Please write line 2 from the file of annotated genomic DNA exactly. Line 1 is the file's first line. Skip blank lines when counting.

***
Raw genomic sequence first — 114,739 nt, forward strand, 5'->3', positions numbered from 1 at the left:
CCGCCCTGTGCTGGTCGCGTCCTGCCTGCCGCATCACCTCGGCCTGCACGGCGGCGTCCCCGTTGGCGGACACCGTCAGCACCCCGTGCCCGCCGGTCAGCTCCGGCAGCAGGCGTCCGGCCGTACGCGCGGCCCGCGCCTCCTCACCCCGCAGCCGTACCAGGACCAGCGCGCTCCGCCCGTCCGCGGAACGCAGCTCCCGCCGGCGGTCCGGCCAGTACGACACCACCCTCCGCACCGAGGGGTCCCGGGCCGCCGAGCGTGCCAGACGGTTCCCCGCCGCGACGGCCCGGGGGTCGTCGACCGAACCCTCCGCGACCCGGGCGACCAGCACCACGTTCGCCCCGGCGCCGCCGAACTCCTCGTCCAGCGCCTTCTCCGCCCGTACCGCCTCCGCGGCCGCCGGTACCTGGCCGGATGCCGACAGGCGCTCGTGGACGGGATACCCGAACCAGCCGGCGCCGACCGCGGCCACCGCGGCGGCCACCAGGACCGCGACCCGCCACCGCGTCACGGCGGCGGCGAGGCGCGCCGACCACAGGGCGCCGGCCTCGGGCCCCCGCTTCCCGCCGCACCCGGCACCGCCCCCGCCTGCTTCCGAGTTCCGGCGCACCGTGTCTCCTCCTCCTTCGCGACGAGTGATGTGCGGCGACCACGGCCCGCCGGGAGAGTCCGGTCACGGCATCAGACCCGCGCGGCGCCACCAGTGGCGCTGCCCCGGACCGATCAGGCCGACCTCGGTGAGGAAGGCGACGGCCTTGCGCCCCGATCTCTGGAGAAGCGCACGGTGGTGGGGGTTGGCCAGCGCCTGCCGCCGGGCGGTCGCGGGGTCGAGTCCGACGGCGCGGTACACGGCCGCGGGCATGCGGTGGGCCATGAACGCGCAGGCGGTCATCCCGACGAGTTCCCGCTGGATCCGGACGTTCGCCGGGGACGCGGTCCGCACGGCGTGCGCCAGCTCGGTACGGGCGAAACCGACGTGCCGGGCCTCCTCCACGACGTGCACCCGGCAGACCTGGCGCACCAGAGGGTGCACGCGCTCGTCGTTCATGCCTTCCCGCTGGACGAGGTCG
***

CCGCCCTGTGCTGGTCGCGTCCTGCCTGCCGCATCACCTCGGCCTGCACGGCGGCGTCCCCGTTGGCGGACACCGTCAGCACCCCGTGCCCGCCGGTCAGCTCCGGCAGCAGGCGTCCGGCCGTACGCGCGGCCCGCGCCTCCTCACCCCGCAGCCGTACCAGGACCAGCGCGCTCCGCCCGTCCGCGGAACGCAGCTCCCGCCGGCGGTCCGGCCAGTACGACACCACCCTCCGCACCGAGGGGTCCCGGGCCGCCGAGCGTGCCAGACGGTTCCCCGCCGCGACGGCCCGGGGGTCGTCGACCGAACCCTCCGCGACCCGGGCGACCAGCACCACGTTCGCCCCGGCGCCGCCGAACTCCTCGTCCAGCGCCTTCTCCGCCCGTACCGCCTCCGCGGCCGCCGGTACCTGGCCGGATGCCGACAGGCGCTCGTGGACGGGATACCCGAACCAGCCGGCGCCGACCGCGGCCACCGCGGCGGCCACCAGGACCGCGACCCGCCACCGCGTCACGGCGGCGGCGAGGCGCGCCGACCACAGGGCGCCGGCCTCGGGCCCCCGCTTCCCGCCGCACCCGGCACCGCCCCCGCCTGCTTCCGAGTTCCGGCGCACCGTGTCTCCTCCTCCTTCGCGACGAGTGATGTGCGGCGACCACGGCCCGCCGGGAGAGTCCGGTCACGGCATCAGACCCGCGCGGCGCCACCAGTGGCGCTGCCCCGGACCGATCAGGCCGACCTCGGTGAGGAAGGCGACGGCCTTGCGCCCCGATCTCTGGAGAAGCGCACGGTGGTGGGGGTTGGCCAGCGCCTGCCGCCGGGCGGTCGCGGGGTCGAGTCCGACGGCGCGGTACACGGCCGCGGGCATGCGGTGGGCCATGAACGCGCAGGCGGTCATCCCGACGAGTTCCCGCTGGATCCGGACGTTCGCCGGGGACGCGGTCCGCACGGCGTGCGCCAGCTCGGTACGGGCGAAACCGACGTGCCGGGCCTCCTCCACGACGTGCACCCGGCAGACCTGGCGCACCAGAGGGTGCACGCGCTCGTCGTTCATGCCTTCCCGCTGGACGAGGTCG